Cash for Clunkers Legislation Rolls Closer

April 29, 2009

Old, inefficient cars are one factor driving fossil fuel dependency. New federal legislation that would pay people to scrap these vehicles, thus getting them off the roads and permanently out of circulation, may soon receive Congressional approval, BusinessWeek reported on Apr. 24, 2009.

While spun primarily as an environmental effort, this legislation has gained momentum due to the general economic crisis and in particular the dire straits of US carmakers — since it would spur new car sales.

On the same day, the Detroit News reported on the two competing bills: HR 1550 and 520. Both would offer car owners significant cash payments for turning in older vehicles — but they differ in which new cars and trucks would qualify.

Right now, both bills are being considered by the House Subcommittee on Transportation and Infrastructure. Subcommittee majority info: 202-225-9989; minority info: 202-225-6715.

According to BusinessWeek, compromise legislation is likely to soon emerge from the subcommittee: "The likely outcome in a final bill would open up the program to all auto companies — U.S. as well as foreign — and allow consumers to trade their old cars in for more fuel-efficient vehicles no matter where they are built. To spread the program evenly, companies helped by the taxpayer-funded program would have their benefit capped according to their market share. ...The formula for which vehicles would qualify is still being hashed out. But trades, such as a nine-year-old or older Ford Explorer traded for a 2010 Ford Fusion Hybrid, for example, would probably be the kind of swap that would get the maximum benefit."

The American Council for an Energy Efficient Economy has voiced skepticism about the environmental benefits of HR 1550. Their biggest complaints about HR 1550 are:

  • "The qualification for vehicles to be scrapped under the program is based on age (model year 2000 or earlier) rather than poor fuel economy."
  • "The fuel economy threshold for U.S.-assembled cars to be purchased under the program (27 miles per gallon highway) is very weak, with well over half of all cars sold meeting this threshold."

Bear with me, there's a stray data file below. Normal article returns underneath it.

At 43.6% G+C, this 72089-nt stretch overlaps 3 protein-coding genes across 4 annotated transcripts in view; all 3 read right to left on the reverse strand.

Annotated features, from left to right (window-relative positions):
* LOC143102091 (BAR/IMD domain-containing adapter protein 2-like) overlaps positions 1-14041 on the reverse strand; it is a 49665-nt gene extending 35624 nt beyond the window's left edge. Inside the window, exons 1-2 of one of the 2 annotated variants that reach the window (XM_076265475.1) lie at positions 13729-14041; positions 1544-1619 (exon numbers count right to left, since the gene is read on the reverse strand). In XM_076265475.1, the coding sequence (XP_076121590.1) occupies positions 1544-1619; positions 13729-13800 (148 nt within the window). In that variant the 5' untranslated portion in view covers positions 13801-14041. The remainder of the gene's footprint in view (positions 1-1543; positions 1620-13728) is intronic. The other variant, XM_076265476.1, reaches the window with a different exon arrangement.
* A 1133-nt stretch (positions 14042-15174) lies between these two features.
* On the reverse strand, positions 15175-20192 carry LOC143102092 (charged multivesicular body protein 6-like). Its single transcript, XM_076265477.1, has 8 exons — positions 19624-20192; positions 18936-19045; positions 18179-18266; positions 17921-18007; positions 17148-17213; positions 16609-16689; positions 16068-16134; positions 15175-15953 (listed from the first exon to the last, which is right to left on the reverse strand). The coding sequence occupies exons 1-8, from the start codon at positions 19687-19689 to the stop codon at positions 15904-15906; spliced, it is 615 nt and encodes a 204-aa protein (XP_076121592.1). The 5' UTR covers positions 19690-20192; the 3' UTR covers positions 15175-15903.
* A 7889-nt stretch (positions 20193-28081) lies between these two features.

ACEEE supports HR 520 because it "promotes scrappage of vehicles having a combined fuel economy under 18 miles per gallon and purchase of vehicles exceeding Corporate Average Fuel Economy (CAFE) standards by at least 25%."

On Apr. 27, Huffington Post presented an analysis of cash-for-clunkers programs from other countries. Bill Chameides writes: "There is a general sense out there that these programs will be good for the environment — after all how can removing an old, presumably polluting car from the roadways and driving a new one be bad? Well it turns out it can be an environmental downer, especially when the programs carry poor or unenforced environmental qualifications, or, of course, none whatsoever. Don't forget that manufacturing a new car requires energy and so it arrives in your driveway with several thousand tons of CO2 emissions embedded in it. To make up for those embedded emissions, you'd better be sure that there is a significant differential between the mileage of your old car and your new one."

Some auto dealers have voiced concerns about cash-for-clunker programs, fearing that they would encourage too many consumers to bring in non-running derelict vehicles for scrapping, rather than viable trade-ins. Auto dealers generally make their highest per-vehicle profit from selling used, rather than new, cars. National Automobile Dealers Association. Press: David Hyatt, 703-821-7120; or Charles Cyrill, 703-821-7121.

The Specialty Equipment Market Association, which serves the "motor vehicle aftermarket" (restorers, specialty parts, etc.), opposes cash-for-clunker programs. Press: Stuart Gosswein.

The Automotive Service Association (for repair shops) is lobbying to include a repair provision in the legislation, rather than simply requiring that older vehicles be scrapped. Release. Press: Clarence Mills, 202-543-1440.

Some states are working on their own cash-for-clunkers efforts. For instance, in IL, the proposed Clean Cars Act (HB 422) may include a provision to pay consumers to scrap older, less-efficient vehicles.